U.S. Park Police on Monday enforced its push for Occupy protesters in the nation's capital to vacate two parks within sight of the White House or face arrest.
Sgt. David Schlosser, a Park Police spokesman, said the Park Police had begun enforcing the camping ban Monday by reminding demonstrators of the regulation and encouraging them to pack up their stuff at McPherson Square and Freedom Plaza, where protesters have been demonstrating for months. There were no arrests.
Schlosser declined to discuss a timeline for eviction or whether officers would return Monday night or Tuesday morning, though he said the camping ban pertained not only to sleeping on the grounds, but also to possessing bedding materials like blankets and pillows.
The camping ban in Washington comes as the city of Oakland, Calif., vows to keep out anti-Wall Street protesters it says are turning the city into their private playground. More than 400 people were arrested over the weekend in Oakland on charges ranging from failure to disperse to vandalism.
In Washington, D.C., the National Park Service has warned the protesters Friday at McPherson Square and at Freedom Plaza that those who violate the camping rule beginning Monday at noon will be subject to arrest.
The U.S. Park Police ordered sleeping bags, pillows and other gear be removed as part of the sleeping ban, but said tents may remain as a protest symbol if flaps stayed open, Reuters reported Monday.
The enforcement comes after a House oversight subcommittee hearing last week where Republican lawmakers questioned why the park service has allowed Occupy protesters to camp for months on federal land. National Park Service Director Jonathan Jarvis said protesters have a right to be in the park and won't be evicted, but they will be encouraged to sleep elsewhere.
In Oakland, meanwhile, more than 400 Occupy protesters were arrested during clashes on Saturday, police spokesman Sgt. Jeff Thomason said. At least three officers and one protester were injured.
Oakland officials vowed Sunday to be ready if Occupy protesters try to mount another large-scale demonstration. Protesters, meanwhile, decried Saturday's police tactics as illegal and threatened to sue.
Mayor Jean Quan personally inspected damage caused by dozens of people who broke into City Hall. She said she wants a court order to keep Occupy protesters who have been arrested several times out of Oakland, which has been hit repeatedly by demonstrations that have cost the financially troubled city about $5 million.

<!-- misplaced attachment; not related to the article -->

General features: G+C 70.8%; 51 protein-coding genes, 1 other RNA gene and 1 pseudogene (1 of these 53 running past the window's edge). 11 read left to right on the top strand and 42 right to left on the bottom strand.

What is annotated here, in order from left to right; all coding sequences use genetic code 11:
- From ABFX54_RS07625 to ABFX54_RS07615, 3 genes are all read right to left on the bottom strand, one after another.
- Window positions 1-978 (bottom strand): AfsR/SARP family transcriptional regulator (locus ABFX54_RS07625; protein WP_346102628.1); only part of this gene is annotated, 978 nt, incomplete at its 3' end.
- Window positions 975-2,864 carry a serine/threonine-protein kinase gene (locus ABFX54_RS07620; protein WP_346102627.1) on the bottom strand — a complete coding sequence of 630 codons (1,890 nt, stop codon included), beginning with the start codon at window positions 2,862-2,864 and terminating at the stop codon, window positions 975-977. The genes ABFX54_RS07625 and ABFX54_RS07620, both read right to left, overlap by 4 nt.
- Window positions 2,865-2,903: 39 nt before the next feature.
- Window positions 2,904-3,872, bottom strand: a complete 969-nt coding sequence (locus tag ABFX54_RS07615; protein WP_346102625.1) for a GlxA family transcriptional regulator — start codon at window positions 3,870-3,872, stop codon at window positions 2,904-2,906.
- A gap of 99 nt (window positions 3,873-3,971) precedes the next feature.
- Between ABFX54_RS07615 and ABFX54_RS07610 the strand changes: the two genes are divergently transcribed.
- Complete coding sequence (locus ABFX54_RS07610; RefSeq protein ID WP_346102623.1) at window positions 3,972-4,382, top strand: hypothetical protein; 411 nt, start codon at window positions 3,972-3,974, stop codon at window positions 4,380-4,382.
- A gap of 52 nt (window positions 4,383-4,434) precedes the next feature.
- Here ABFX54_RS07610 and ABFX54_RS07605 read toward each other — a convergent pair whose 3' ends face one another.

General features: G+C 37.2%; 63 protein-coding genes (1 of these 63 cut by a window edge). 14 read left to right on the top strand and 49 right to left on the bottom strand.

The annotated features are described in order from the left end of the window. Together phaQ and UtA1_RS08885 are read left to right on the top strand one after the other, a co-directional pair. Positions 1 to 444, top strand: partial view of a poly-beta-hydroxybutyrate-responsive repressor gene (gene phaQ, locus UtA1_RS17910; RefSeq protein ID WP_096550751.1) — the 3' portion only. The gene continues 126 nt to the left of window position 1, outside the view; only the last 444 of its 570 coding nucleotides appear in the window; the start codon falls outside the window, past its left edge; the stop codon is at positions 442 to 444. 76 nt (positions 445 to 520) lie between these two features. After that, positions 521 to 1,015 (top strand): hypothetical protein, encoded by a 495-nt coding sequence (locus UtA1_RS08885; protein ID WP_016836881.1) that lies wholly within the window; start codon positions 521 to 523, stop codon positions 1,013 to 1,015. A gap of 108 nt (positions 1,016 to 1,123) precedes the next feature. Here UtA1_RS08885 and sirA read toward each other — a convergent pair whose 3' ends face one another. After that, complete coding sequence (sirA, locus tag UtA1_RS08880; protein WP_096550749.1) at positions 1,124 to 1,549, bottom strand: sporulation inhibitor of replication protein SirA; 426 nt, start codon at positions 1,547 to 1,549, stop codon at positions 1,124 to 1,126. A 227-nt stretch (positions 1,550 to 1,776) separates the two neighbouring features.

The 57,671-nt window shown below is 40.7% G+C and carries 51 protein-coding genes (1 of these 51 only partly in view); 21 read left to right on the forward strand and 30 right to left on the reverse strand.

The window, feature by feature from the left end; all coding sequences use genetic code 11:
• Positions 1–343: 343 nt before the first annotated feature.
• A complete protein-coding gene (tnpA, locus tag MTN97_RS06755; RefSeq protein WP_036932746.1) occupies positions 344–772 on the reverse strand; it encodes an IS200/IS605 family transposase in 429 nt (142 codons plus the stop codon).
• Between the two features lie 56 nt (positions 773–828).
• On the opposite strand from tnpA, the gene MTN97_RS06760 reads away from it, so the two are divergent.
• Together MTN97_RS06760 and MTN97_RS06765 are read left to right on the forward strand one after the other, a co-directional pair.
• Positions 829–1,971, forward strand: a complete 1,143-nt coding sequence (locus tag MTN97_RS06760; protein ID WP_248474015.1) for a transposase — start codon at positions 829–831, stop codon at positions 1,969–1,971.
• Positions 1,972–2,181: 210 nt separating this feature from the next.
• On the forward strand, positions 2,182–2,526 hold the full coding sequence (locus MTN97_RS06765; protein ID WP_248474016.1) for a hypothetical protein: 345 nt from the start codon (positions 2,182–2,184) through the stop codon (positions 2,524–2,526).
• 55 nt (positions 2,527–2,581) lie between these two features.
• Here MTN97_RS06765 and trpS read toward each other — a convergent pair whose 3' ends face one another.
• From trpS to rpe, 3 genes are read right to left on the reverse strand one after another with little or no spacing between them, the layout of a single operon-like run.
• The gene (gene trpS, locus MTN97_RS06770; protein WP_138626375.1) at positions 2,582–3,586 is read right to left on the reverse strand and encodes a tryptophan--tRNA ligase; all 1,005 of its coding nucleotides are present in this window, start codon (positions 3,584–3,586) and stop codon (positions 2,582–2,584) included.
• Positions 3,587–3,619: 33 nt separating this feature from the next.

Quan also called on the loosely organized movement to "stop using Oakland as its playground."
"People in the community and people in the Occupy movement have to stop making excuses for this behavior," she said.
Saturday's protests -- the most turbulent since Oakland police forcefully dismantled an Occupy encampment in November -- came just days after the announcement of a new round of actions. The group said it planned to use a vacant building as a social center and political hub and threatened to try to shut down the Port of Oakland for a third time, occupy the airport and take over City Hall.
After the mass arrests, the Occupy Oakland Media Committee criticized the police's conduct, saying that most of the arrests were made illegally because police failed to allow protesters to disperse. It threatened legal action.
"Contrary to their own policy, the OPD gave no option of leaving or instruction on how to depart. These arrests are completely illegal, and this will probably result in another class-action lawsuit against the OPD," a release from the group said.
Deputy Police Chief Jeff Israel told reporters late Saturday that protesters gathered unlawfully and police gave them multiple verbal warnings to disband.
"These people gathered with the intent of unlawfully entering into a building that does not belong to them and assaulting the police," Israel said. "It was not a peaceful group."
This month, a court-appointed monitor submitted a report to a federal judge that included "serious concerns" about the department's handling of the Occupy protests. Police officials say they were in "close contact" with the federal monitor during the protests.
The national Occupy Wall Street movement, which denounces corporate excess and economic inequality, began in New York City in the fall but has been largely dormant lately. Oakland, New York and Los Angeles were among the cities with the largest and most vocal Occupy protests early on. The demonstrations ebbed after those cities used force to move out hundreds of demonstrators who had set up tent cities.
Caitlin Manning, an Occupy Oakland member, believes that Saturday's protest caught the world's attention.
"The Occupy movement is back on the map," Manning said Sunday. "We think those who have been involved in movements elsewhere should be heartened."
The Associated Press contributed to this report.